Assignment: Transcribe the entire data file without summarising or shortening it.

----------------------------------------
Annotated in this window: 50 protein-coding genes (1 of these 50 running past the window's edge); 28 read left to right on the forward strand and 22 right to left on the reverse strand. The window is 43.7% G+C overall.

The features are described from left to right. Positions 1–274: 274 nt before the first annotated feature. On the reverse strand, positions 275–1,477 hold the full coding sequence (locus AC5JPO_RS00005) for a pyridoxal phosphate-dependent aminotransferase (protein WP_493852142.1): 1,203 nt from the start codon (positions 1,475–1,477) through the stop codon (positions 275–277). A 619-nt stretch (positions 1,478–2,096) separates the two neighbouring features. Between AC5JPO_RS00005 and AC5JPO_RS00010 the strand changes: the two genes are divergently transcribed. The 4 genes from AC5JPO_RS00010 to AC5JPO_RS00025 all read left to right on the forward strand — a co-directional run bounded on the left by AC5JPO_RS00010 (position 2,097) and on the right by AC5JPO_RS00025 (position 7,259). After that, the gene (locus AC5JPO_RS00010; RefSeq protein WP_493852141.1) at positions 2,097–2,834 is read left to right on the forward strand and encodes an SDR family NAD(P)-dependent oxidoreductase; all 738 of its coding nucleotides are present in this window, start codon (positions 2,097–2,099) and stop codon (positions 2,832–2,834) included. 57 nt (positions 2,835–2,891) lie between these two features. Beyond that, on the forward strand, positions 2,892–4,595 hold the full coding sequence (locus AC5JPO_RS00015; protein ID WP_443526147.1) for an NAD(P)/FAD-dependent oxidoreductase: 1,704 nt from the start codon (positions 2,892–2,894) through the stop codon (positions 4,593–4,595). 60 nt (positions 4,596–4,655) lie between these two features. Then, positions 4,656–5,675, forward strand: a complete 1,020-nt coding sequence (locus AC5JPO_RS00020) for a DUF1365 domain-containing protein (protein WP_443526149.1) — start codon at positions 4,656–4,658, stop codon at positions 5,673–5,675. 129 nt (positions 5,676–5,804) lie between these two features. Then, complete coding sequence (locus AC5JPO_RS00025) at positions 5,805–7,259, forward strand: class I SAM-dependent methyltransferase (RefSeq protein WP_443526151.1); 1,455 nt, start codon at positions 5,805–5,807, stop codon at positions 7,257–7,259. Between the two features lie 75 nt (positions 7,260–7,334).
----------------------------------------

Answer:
Annotated in this window: 50 protein-coding genes (1 of these 50 running past the window's edge); 28 read left to right on the forward strand and 22 right to left on the reverse strand. The window is 43.7% G+C overall.

The features are described from left to right. Positions 1–274: 274 nt before the first annotated feature. On the reverse strand, positions 275–1,477 hold the full coding sequence (locus AC5JPO_RS00005) for a pyridoxal phosphate-dependent aminotransferase (protein WP_493852142.1): 1,203 nt from the start codon (positions 1,475–1,477) through the stop codon (positions 275–277). A 619-nt stretch (positions 1,478–2,096) separates the two neighbouring features. Between AC5JPO_RS00005 and AC5JPO_RS00010 the strand changes: the two genes are divergently transcribed. The 4 genes from AC5JPO_RS00010 to AC5JPO_RS00025 all read left to right on the forward strand — a co-directional run bounded on the left by AC5JPO_RS00010 (position 2,097) and on the right by AC5JPO_RS00025 (position 7,259). After that, the gene (locus AC5JPO_RS00010; RefSeq protein WP_493852141.1) at positions 2,097–2,834 is read left to right on the forward strand and encodes an SDR family NAD(P)-dependent oxidoreductase; all 738 of its coding nucleotides are present in this window, start codon (positions 2,097–2,099) and stop codon (positions 2,832–2,834) included. 57 nt (positions 2,835–2,891) lie between these two features. Beyond that, on the forward strand, positions 2,892–4,595 hold the full coding sequence (locus AC5JPO_RS00015; protein ID WP_443526147.1) for an NAD(P)/FAD-dependent oxidoreductase: 1,704 nt from the start codon (positions 2,892–2,894) through the stop codon (positions 4,593–4,595). 60 nt (positions 4,596–4,655) lie between these two features. Then, positions 4,656–5,675, forward strand: a complete 1,020-nt coding sequence (locus AC5JPO_RS00020) for a DUF1365 domain-containing protein (protein WP_443526149.1) — start codon at positions 4,656–4,658, stop codon at positions 5,673–5,675. 129 nt (positions 5,676–5,804) lie between these two features. Then, complete coding sequence (locus AC5JPO_RS00025) at positions 5,805–7,259, forward strand: class I SAM-dependent methyltransferase (RefSeq protein WP_443526151.1); 1,455 nt, start codon at positions 5,805–5,807, stop codon at positions 7,257–7,259. Between the two features lie 75 nt (positions 7,260–7,334).